Most notably, the policy incorporates three risk categories – unacceptable risk, elevated risk and low risk, applying different categorisation to sprinkler protected and non-sprinkler protected properties. Examples of interventions which could be adopted include removal of cladding in high-risk building areas only, active fire safety system upgrades (such as heat detection and the extension of sprinklers to balconies), passive fire safety upgrades (for example low voltage lights, seal closer and smoke seal installation) and exit and egress protection (such as new exit/egress routes).
This structured risk-based approach is likely to lead to many buildings retaining some combustible external cladding. While the risk-based approach will see outstanding building orders and notices withdrawn, it does not necessarily mean that the building is compliant with the Building Code of Australia. We consider this may be a significant issue for property owners (particularly when selling their property) and Property and Professional Indemnity insurers.
Related defects identified during cladding removal works
At the outset, CSV’s stakeholder engagement was proposed to extend to dealing with the original builder on the project, enabling them to ‘bid’ on their own projects. At the time, we considered this to be a helpful step to avoid future litigation, in circumstances where there may be broader defects in buildings effected by the use of non-compliant cladding.
In their recent presentation, CSV made it clear that related defects are in fact being identified in a significant number (49%) of residential properties where cladding remediation works are funded by CSV. Of those buildings:
- 38% were found to have water or moisture related damage; and
- 33% had missing or insufficient waterproofing.
In terms of the immediate impact for property owners, broader defects (beyond cladding) are not covered by CSV’s funding. This means that owners are required to cover the expenses for these additional works and the costs of pursing a building defects claim against the builder. CSV reported that approximately $52 million has been spent by owners to date on the rectification of non-cladding defects identified during cladding remediation work.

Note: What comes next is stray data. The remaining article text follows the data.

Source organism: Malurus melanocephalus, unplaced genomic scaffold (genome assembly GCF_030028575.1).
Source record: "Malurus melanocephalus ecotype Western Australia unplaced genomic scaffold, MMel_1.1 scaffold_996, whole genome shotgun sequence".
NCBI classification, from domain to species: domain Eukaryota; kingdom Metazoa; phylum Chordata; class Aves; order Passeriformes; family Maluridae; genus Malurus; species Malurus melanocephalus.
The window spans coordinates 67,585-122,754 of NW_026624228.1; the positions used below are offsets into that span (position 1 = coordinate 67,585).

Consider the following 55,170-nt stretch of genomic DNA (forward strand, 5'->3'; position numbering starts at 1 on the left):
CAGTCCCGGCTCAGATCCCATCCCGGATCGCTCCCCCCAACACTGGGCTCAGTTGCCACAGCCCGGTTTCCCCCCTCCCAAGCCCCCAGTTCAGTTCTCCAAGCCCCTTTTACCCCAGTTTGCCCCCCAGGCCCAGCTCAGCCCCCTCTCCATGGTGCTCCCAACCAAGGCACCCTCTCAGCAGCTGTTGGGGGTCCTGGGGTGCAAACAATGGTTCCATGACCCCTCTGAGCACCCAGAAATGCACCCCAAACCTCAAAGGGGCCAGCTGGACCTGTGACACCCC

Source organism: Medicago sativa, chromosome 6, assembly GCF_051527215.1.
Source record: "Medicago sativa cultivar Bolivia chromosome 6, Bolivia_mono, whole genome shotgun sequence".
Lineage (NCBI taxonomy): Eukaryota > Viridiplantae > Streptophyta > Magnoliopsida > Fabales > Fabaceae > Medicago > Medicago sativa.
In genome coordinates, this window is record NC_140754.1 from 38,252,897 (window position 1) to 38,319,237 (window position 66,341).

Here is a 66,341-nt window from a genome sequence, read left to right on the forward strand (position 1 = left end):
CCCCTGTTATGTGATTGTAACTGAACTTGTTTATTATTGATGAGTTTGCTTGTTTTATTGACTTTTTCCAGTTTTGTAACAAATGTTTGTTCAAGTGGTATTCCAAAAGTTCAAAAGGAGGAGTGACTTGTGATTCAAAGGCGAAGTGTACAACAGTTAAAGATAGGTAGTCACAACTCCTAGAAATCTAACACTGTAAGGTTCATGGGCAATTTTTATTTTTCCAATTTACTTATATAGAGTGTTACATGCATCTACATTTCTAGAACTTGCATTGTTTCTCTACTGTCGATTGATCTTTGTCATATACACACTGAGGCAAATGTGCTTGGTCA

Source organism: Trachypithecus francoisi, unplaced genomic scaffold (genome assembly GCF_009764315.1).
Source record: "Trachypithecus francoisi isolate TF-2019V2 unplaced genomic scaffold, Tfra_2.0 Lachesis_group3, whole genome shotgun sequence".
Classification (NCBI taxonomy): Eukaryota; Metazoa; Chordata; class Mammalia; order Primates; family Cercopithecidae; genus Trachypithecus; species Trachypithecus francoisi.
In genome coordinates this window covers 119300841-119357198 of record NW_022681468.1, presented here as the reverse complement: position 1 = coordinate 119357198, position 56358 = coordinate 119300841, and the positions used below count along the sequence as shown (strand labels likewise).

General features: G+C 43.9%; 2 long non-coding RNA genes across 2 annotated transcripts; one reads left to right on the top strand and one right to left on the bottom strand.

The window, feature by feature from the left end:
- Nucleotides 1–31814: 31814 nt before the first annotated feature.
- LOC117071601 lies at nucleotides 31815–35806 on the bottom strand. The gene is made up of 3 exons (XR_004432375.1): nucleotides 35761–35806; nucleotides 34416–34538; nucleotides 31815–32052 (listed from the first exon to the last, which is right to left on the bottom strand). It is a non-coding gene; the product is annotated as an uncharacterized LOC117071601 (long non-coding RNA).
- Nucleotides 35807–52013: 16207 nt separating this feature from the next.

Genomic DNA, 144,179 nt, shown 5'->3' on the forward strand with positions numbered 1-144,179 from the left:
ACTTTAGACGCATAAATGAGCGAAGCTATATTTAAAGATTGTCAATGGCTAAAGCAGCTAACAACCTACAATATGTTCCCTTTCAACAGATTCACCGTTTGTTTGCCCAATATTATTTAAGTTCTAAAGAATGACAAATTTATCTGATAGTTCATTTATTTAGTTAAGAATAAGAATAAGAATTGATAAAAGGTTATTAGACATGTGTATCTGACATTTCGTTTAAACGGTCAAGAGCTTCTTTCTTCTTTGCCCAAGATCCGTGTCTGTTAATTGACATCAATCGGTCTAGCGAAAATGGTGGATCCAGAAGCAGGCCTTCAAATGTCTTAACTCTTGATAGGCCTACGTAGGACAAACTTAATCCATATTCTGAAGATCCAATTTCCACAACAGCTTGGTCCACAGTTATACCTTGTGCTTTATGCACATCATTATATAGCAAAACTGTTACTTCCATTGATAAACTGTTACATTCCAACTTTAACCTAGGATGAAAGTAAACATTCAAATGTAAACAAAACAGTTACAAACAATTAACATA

The prevalence of waterproofing and water ingress defects, coupled with the quantum of repair works funded by owners, suggests this is a significant issue for the construction industry, which will impact professional indemnity and property insurers.
To the extent that construction drawings and specifications do not contain sufficient detail, there is potential exposure for design professionals and building surveyors, who issued permits permitting the works and approved the works through mandatory inspections, to be the subject of civil claims.
Given that CSV is nearing the end of its role funding cladding repair works in Victoria, we would expect to soon see more subrogated recovery claims by the State. This is because where CSV funds rectification works, the State can step into the shoes of an owner to recover its losses.
While the original builders are likely to be the first in the ‘firing line’, other building practitioners/consultants are likely to be on the hook in relation to recovery claims. As was the case in the recent decision of Owners Corporation 1 Plan No PS 707553K and Ors v Shangri-La Construction (ACN 130 534 244) and Anor  VCC 1473, this can include individual building practitioners who were ‘officers’ at the relevant time.
Noting the prevalence of non-cladding defects being identified on CSV funded properties, and given complexities arising from the nature of ownership of the affected buildings (largely arising from the existence of owners corporations and multiple individual lot owners), it is unlikely that the process will be straightforward.